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Review: Juma Mufasa – Children of The Sun

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A year after the original release of his project, the Ghanaian artist extends the project with five new songs that paces the laps his mind runs on all records.

Juma’s artistry is a very unique one. If anyone understands moulding a project as a body of work, it’s him. His ability to reveal the state of his emotions and mind via his songs is top-notch. And that’s all Children of the sun is about a dive into his world. Under 27 minutes and 10 songs, his craftsmanship as raw artistes sores higher, thanks to carefully produced sonic sounds that cut across all genres, making the project an experimental one.

The intro summarizes his frustration with life as a whole, recruiting Ghanaian storyteller Deydzi, whose writing helps him set the tone for a dark yet entertaining ride. On “For fun”, it’s the Piano chords that set the pace for Juma and surge. The duo create a “high tunes” type of music, with both vocals tender as ever at the book flights to cloud 9 with their minds. Despite all their problems, they still make time to let loose and have fun. 

The same energy channels its way to “Sometimes”, but the writing gets better. On snapped fingers with melodious sounds, he sings about how it’s all beyond his reach, describing the country’s hardships and his relationship with religion. Juma puts his experiences on all his songs, “MMM” has it all, almost like a memorandum to his mum, the record comes with regrets, a lost soul.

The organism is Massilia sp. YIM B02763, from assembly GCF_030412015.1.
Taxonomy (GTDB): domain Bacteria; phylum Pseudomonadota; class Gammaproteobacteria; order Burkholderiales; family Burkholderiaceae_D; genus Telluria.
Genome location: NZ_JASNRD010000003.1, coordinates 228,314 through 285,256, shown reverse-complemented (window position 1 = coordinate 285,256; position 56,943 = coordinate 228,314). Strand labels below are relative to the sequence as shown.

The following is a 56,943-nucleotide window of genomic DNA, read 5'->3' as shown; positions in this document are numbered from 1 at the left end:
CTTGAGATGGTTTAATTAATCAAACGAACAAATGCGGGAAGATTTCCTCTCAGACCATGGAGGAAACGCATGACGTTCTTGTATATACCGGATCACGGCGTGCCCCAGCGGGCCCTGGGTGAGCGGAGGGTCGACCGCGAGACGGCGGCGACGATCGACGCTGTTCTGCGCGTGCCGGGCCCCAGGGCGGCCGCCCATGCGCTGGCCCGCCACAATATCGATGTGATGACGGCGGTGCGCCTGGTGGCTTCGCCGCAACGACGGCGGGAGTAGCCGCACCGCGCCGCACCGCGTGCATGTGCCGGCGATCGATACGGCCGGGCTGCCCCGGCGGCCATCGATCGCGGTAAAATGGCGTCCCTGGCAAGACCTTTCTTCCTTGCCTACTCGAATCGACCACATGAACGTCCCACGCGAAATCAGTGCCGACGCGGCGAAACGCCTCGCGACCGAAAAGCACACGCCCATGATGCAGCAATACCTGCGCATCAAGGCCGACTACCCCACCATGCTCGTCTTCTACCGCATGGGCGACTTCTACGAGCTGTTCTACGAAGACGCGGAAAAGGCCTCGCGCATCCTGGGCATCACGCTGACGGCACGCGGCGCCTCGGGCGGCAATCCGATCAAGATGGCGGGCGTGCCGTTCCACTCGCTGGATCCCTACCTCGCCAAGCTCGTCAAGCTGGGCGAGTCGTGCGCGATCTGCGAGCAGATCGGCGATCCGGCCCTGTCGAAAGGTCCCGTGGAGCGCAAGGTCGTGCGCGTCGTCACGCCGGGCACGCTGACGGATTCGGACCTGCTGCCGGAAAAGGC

The feeling that comes with losing a close one,  it’s such a relatable song, and you don’t even have to experience all he did to understand his message. The project’s guest feature is a very rare list of new-age artists who contribute to making this journey a complete one. “Pimps & plugs” has the hardest lyrics, with  Tulenkey delivering one of the hardest verses you’d ever hear from him.

It’s a relaxing production fueled by punchlines & stories about their days in the trap. Another guest to implement his ways is Pzeefire, on “Waguan, Wossop”, both acts channel their inner Alte spirit, getting all lovey-dovey with their lovers. It’s the production that steals the show here, with Alte elements summoned by Big spliff, who has multiple production credits for the project.

“Children of the sun” has the best production details on here. Produced by Jump-off, which screams pieces of the 80’s music era, with Juma’s approach pushing the song into a different dimension. The level of lyrical and musical comfort Juma Mufasa displays in this project is almost unnerving, and in the last song, he is as emotional as ever.

With the help of Marince, “children with adult problems” is one of the. Stirred with a choir performance, the duo weave in and out of life’s unanswered questions with their verses, allowing the listener to question their habits of making meaning. Marince’s verse is elevated by Fluttering organs as he preaches about his hustle.

In an era where projects are not consumed as much as they should be in the Ghanaian listening space, Juma creates a space where if you tap on one song, you’ll just allow the project to take you on a slow ride through just mind, making it a journey you’d like to revisit as a listener.


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